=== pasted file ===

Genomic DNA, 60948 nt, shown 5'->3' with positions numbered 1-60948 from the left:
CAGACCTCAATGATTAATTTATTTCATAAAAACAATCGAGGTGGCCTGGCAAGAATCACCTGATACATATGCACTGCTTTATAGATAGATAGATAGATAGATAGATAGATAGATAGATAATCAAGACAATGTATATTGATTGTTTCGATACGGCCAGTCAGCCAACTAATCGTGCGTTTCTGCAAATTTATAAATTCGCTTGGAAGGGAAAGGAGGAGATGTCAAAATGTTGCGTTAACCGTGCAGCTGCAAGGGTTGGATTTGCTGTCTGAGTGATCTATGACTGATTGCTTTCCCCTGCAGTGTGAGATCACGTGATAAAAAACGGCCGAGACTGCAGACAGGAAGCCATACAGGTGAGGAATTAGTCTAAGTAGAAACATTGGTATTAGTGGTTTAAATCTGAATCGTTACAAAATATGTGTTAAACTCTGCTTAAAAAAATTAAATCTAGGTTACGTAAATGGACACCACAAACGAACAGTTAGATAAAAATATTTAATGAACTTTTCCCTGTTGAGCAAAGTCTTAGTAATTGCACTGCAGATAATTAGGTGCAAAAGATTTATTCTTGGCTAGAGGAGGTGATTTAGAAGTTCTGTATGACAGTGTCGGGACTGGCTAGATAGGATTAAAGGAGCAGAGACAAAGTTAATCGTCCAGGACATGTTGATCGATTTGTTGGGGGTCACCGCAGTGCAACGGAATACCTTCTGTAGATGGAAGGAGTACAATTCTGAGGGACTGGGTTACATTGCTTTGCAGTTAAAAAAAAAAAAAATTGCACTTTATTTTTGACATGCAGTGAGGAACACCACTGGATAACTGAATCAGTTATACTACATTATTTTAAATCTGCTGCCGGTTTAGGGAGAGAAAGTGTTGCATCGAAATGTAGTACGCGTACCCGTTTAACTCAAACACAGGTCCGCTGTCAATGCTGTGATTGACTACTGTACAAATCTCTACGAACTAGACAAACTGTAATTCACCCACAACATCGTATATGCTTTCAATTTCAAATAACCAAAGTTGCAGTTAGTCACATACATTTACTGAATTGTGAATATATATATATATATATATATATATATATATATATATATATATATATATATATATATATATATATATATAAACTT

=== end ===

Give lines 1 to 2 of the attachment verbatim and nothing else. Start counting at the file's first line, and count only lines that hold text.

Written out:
Genomic DNA, 60948 nt, shown 5'->3' with positions numbered 1-60948 from the left:
CAGACCTCAATGATTAATTTATTTCATAAAAACAATCGAGGTGGCCTGGCAAGAATCACCTGATACATATGCACTGCTTTATAGATAGATAGATAGATAGATAGATAGATAGATAGATAATCAAGACAATGTATATTGATTGTTTCGATACGGCCAGTCAGCCAACTAATCGTGCGTTTCTGCAAATTTATAAATTCGCTTGGAAGGGAAAGGAGGAGATGTCAAAATGTTGCGTTAACCGTGCAGCTGCAAGGGTTGGATTTGCTGTCTGAGTGATCTATGACTGATTGCTTTCCCCTGCAGTGTGAGATCACGTGATAAAAAACGGCCGAGACTGCAGACAGGAAGCCATACAGGTGAGGAATTAGTCTAAGTAGAAACATTGGTATTAGTGGTTTAAATCTGAATCGTTACAAAATATGTGTTAAACTCTGCTTAAAAAAATTAAATCTAGGTTACGTAAATGGACACCACAAACGAACAGTTAGATAAAAATATTTAATGAACTTTTCCCTGTTGAGCAAAGTCTTAGTAATTGCACTGCAGATAATTAGGTGCAAAAGATTTATTCTTGGCTAGAGGAGGTGATTTAGAAGTTCTGTATGACAGTGTCGGGACTGGCTAGATAGGATTAAAGGAGCAGAGACAAAGTTAATCGTCCAGGACATGTTGATCGATTTGTTGGGGGTCACCGCAGTGCAACGGAATACCTTCTGTAGATGGAAGGAGTACAATTCTGAGGGACTGGGTTACATTGCTTTGCAGTTAAAAAAAAAAAAAATTGCACTTTATTTTTGACATGCAGTGAGGAACACCACTGGATAACTGAATCAGTTATACTACATTATTTTAAATCTGCTGCCGGTTTAGGGAGAGAAAGTGTTGCATCGAAATGTAGTACGCGTACCCGTTTAACTCAAACACAGGTCCGCTGTCAATGCTGTGATTGACTACTGTACAAATCTCTACGAACTAGACAAACTGTAATTCACCCACAACATCGTATATGCTTTCAATTTCAAATAACCAAAGTTGCAGTTAGTCACATACATTTACTGAATTGTGAATATATATATATATATATATATATATATATATATATATATATATATATATATATATATATATATATATATAAACTT